“UK consumers have been warned to avoid an illegal cryptocurrency firm posing as an authorised company. The Financial Conduct Authority (FCA) said Next Coin Market is an fraudulent organisation based in Bulgaria which is attempting to scam UK customers.

The company dupes victims by sending customers a link to a fake website that gives the impression that it is accredited by the City regulator when it is not.

“We believe Next Coin Market is an illegal organisation based in Bulgaria, claiming to be an FCA authorised firm offering cryptocurrencies to UK consumers,” the regulator said in a statement.”

3. US – FinTech

Crowdfund Insider reports:

Wave, a Canada-based financial services and software for small businesses, announced on Wednesday it has acquired Every, a fintech company that provides business accounts and debit cards to small businesses. Wave reported that theacquisition advances its plans to integrate more financial products and services directly into its platform. It will also help entrepreneurs improve cash flow, get paid faster, save time and money, and better understand how their business is doing.”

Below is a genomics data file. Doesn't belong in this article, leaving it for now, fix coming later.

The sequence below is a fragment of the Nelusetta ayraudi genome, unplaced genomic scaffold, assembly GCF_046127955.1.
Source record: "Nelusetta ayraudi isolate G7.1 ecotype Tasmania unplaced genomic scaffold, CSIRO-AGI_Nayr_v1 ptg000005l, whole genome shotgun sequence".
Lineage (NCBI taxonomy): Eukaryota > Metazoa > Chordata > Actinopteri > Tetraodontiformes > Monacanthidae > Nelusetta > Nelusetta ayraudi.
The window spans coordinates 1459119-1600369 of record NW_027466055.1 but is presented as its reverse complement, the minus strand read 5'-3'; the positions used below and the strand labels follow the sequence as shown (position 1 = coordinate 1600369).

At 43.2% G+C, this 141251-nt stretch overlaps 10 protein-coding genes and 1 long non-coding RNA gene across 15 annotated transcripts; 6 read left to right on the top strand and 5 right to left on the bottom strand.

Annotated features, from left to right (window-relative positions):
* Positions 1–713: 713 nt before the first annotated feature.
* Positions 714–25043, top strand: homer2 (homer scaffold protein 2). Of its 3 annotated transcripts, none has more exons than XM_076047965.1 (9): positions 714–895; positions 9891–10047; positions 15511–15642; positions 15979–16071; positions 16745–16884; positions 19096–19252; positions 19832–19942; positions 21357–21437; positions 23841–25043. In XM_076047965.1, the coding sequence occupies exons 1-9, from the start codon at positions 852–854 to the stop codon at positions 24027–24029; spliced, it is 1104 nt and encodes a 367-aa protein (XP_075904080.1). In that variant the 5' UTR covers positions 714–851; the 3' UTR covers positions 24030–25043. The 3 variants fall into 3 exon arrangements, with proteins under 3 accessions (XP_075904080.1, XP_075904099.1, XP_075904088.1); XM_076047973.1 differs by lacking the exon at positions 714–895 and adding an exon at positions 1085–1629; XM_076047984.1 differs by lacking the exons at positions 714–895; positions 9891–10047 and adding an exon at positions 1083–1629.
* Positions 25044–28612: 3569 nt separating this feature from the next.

4. International – FinTech


Does crypto mean crime? Crowdfund insider examines the latest evidence:

“In its latest “Strategic Alliance Bulletin,” auditing firm PwC (formerly-known-as PricewaterhouseCoopers) has countered the sanguine narratives in crypto by stating unequivocally:

“Cryptocurrency has increasingly been associated with serving criminal and nefarious purposes, rather than supporting the decentralisation of ‘traditional’ currency.”

That said, the company does not provide any metrics regarding the size of purported crypto “social good” phenomena for the sake of comparison.

The report, rather, focusses entirely on illicit use of crypto, which, PwC says, is growing:

“The use of digital currencies to launder illicit money is a growing trend for threat actors, likely a result of their inherent decentralised and anonymous qualities.’

This conclusion is based on data from law enforcement, says PwC:

“Europol estimates that approximately EUR 3 – 4 billion of criminal proceeds is being laundered in Europe annually through cryptocurrencies. The FBI also reports that digital currencies, including those mentioned above, are widely used for money laundering.”